Impact of admission calcium-phosphate product on 1-year mortality among hospitalized patients

Document Type : Original Article


1 Department of Medicine, Division of Nephrology, University of Mississippi Medical Center, Jackson, Mississippi; Department of Medicine, Division of Nephrology and Hypertension, Mayo Clinic, Rochester, MN, USA

2 Department of Medicine, Division of Nephrology and Hypertension, Mayo Clinic, Rochester, MN, USA

3 Department of Internal Medicine, University of Pittsburgh Medical Center Pinnacle, Harrisburg, PA, USA

4 Department of Medicine, Division of Nephrology, University of Mississippi Medical Center, Jackson, Mississippi, USA

5 Department of Internal Medicine, University of Arizona, Tucson, Arizona, USA

6 Division of Nephrology and Hypertension, Mayo Clinic, Jacksonville, FL, USA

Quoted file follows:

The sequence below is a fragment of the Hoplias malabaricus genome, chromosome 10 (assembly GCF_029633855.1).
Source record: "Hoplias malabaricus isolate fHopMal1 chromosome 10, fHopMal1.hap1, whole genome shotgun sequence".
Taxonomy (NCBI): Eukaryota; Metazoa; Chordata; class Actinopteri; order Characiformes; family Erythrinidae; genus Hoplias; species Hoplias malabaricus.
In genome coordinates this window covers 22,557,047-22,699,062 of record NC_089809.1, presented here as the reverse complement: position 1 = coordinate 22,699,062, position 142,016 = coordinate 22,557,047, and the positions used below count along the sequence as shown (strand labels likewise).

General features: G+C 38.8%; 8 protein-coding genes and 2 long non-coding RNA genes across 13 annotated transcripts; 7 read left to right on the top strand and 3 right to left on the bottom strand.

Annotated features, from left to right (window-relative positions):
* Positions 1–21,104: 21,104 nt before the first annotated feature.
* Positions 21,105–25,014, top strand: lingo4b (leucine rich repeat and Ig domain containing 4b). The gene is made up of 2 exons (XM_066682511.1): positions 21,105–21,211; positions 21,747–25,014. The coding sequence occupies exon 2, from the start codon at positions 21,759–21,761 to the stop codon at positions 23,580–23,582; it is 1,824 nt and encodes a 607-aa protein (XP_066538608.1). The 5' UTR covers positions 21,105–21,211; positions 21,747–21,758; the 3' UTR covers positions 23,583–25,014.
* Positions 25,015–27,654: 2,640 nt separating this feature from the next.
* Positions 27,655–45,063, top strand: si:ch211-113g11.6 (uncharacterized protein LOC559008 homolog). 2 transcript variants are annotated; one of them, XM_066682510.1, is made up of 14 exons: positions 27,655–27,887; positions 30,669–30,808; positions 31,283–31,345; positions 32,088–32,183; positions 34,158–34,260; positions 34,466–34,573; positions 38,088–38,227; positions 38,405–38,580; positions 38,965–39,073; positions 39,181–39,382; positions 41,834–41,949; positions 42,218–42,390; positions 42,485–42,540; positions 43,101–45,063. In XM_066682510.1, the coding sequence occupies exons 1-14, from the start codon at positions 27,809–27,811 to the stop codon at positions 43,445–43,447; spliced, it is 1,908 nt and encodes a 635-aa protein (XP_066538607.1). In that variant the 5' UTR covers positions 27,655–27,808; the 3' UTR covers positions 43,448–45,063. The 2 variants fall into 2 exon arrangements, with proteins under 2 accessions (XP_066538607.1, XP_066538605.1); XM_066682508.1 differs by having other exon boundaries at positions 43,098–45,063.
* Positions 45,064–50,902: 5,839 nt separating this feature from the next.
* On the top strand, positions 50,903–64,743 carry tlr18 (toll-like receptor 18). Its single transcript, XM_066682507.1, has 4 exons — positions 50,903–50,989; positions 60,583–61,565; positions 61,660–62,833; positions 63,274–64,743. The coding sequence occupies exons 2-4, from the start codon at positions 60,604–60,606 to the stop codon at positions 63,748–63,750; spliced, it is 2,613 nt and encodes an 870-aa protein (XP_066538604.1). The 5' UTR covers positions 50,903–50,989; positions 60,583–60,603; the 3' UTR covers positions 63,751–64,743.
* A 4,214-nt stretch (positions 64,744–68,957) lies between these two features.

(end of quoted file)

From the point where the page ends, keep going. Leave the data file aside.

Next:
Background: Calcium-phosphate product is associated with mortality among patients with end-stage kidney disease on dialysis. However, clinical evidence among hospitalized patients is limited. The objective of this study was to investigate the relationship between admission calcium-phosphate product and 1-year mortality in hospitalized patients. Materials and Methods: All adult patients admitted to a tertiary referral hospital in 2009–2013 were studied. Patients who had both available serum calcium and phosphate measurement within 24 h of hospital admission were included. Admission calcium-phosphate product (calcium × phosphate) was stratified based on its distribution into six groups: <21, 21–<27, 27–<33, 33–<39, 39–<45, and ≥45 mg2/dL2. Multivariate cox proportional hazard analysis was performed to evaluate the association between admission calcium-phosphate product and 1-year mortality, using the calcium-phosphate product of 33–<39 mg2/dL2 as the reference group. Results: A total of 14,772 patients were included in this study. The mean admission calcium-phosphate product was 34.4 ± 11.3 mg2/dL2. Of these patients, 3194 (22%) died within 1 year of hospital admission. In adjusted analysis, admission calcium-phosphate product of ≥45 mg2/dL2 was significantly associated with increased 1-year mortality with hazard ratio of 1.41 (95% 95% confidence interval 1.25–1.67), whereas lower admission calcium-phosphate product was not significantly associated with 1-year mortality. Conclusion: Elevated calcium-phosphate product was significantly associated with increased 1-year mortality in hospitalized patients.


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